that a man, alone in a car, drove up to a teller window at the Lone Star National Bank in Texas. He slipped the teller a note. Exactly what it said has not been revealed, but it caused the teller to hand him an undetermined amount of cash. He then drove away. At no point did the man display a weapon.
Big Gary asks: But if you just say, "Give me money," and you don't display a weapon, and you aren't in any position to hurt anybody, it's not really a robbery, it's a gift, right?
I don't think so. I'm pretty sure it's illegal to lead a bank teller to believe you may be trying to rob the bank, even if you're joking or make no specific threat. (Though specific laws probably vary state by state.) After all, how does the teller know you're not serious, or that you don't have a bomb wired to you?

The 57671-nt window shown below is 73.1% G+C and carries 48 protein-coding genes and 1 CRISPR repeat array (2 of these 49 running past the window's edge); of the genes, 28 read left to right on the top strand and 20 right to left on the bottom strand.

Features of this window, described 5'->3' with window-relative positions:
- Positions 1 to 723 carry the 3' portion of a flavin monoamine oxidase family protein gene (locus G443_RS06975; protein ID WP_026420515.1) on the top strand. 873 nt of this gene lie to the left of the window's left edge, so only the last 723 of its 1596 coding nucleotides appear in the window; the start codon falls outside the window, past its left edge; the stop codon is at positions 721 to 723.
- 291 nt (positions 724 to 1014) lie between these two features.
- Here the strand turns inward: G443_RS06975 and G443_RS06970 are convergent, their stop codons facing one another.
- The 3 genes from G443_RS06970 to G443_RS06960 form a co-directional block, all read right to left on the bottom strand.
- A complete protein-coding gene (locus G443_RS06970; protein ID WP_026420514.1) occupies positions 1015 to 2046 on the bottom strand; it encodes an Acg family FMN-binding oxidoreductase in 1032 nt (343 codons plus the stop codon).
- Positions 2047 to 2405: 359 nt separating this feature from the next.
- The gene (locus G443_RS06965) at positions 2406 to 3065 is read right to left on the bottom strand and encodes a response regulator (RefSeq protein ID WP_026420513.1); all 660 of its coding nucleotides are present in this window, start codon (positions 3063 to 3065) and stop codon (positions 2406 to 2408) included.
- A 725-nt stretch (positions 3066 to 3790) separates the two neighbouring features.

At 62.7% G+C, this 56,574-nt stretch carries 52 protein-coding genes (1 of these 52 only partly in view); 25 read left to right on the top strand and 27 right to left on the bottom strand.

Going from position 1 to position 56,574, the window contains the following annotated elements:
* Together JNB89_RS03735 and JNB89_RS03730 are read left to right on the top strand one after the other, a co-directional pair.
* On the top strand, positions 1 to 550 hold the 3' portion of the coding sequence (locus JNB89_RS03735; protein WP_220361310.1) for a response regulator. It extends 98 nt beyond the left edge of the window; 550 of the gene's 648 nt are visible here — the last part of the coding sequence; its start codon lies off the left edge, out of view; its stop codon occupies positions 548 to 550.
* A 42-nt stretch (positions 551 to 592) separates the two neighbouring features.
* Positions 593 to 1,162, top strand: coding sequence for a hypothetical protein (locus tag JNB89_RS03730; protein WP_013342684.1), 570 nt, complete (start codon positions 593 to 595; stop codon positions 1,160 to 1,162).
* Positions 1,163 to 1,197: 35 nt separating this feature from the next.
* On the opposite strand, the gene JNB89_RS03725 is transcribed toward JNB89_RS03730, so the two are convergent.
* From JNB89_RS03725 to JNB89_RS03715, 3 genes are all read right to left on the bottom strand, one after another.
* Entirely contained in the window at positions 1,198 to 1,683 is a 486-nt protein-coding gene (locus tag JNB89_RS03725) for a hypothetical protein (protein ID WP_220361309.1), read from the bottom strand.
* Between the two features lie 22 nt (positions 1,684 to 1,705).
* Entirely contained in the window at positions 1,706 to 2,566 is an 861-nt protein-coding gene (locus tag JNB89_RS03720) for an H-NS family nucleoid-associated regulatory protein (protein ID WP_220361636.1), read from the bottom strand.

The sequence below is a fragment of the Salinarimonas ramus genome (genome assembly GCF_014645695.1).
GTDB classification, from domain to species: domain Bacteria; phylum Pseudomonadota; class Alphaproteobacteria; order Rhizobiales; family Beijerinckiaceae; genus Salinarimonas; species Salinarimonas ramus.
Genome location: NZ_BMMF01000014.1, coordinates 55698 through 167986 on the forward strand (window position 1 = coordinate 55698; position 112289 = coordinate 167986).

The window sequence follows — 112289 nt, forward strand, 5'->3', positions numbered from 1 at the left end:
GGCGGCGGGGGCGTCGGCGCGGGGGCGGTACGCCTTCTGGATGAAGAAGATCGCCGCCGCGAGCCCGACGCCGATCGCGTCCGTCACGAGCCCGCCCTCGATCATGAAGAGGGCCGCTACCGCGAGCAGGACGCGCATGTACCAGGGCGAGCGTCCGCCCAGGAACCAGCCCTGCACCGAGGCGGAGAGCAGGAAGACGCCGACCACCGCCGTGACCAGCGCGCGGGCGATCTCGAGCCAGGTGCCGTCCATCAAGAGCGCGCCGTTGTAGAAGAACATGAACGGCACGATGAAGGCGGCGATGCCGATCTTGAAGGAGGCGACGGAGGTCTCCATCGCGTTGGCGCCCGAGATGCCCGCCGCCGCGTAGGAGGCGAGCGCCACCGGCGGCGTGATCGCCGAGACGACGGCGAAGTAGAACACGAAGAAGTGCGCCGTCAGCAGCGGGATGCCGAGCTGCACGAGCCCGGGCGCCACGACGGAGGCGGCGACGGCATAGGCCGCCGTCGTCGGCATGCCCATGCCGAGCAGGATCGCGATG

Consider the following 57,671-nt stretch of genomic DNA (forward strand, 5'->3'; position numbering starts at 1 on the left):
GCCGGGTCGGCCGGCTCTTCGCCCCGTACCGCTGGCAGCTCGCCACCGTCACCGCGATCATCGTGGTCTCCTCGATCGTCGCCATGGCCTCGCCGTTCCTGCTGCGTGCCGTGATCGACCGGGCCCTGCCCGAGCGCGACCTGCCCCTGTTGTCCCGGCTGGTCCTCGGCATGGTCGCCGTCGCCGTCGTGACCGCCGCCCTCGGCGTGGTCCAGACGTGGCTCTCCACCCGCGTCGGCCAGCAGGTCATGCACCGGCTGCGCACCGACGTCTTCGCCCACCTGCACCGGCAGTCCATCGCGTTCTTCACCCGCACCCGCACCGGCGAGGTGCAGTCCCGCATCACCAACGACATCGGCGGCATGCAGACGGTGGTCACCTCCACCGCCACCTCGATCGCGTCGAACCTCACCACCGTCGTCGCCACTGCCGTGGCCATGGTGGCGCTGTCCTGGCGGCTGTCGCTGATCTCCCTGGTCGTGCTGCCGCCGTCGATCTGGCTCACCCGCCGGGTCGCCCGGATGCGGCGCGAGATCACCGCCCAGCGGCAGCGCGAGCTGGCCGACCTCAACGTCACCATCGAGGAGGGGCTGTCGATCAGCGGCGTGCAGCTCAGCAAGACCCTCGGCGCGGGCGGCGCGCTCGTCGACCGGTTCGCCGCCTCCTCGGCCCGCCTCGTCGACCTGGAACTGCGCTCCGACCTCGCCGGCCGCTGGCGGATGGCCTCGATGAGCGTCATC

In the April Fool's Day Database I record a case from 2006
in which a 57-year-old woman walked into a bank on April 1st and handed the teller a note that said, "I'm here to take money." It was a joke. She was there to withdraw money (legally) from her own account. Nevertheless, the police later tracked her down and charged her with disorderly conduct.
Banks are kinda like airports. All potential security threats are taken seriously. Even jokes.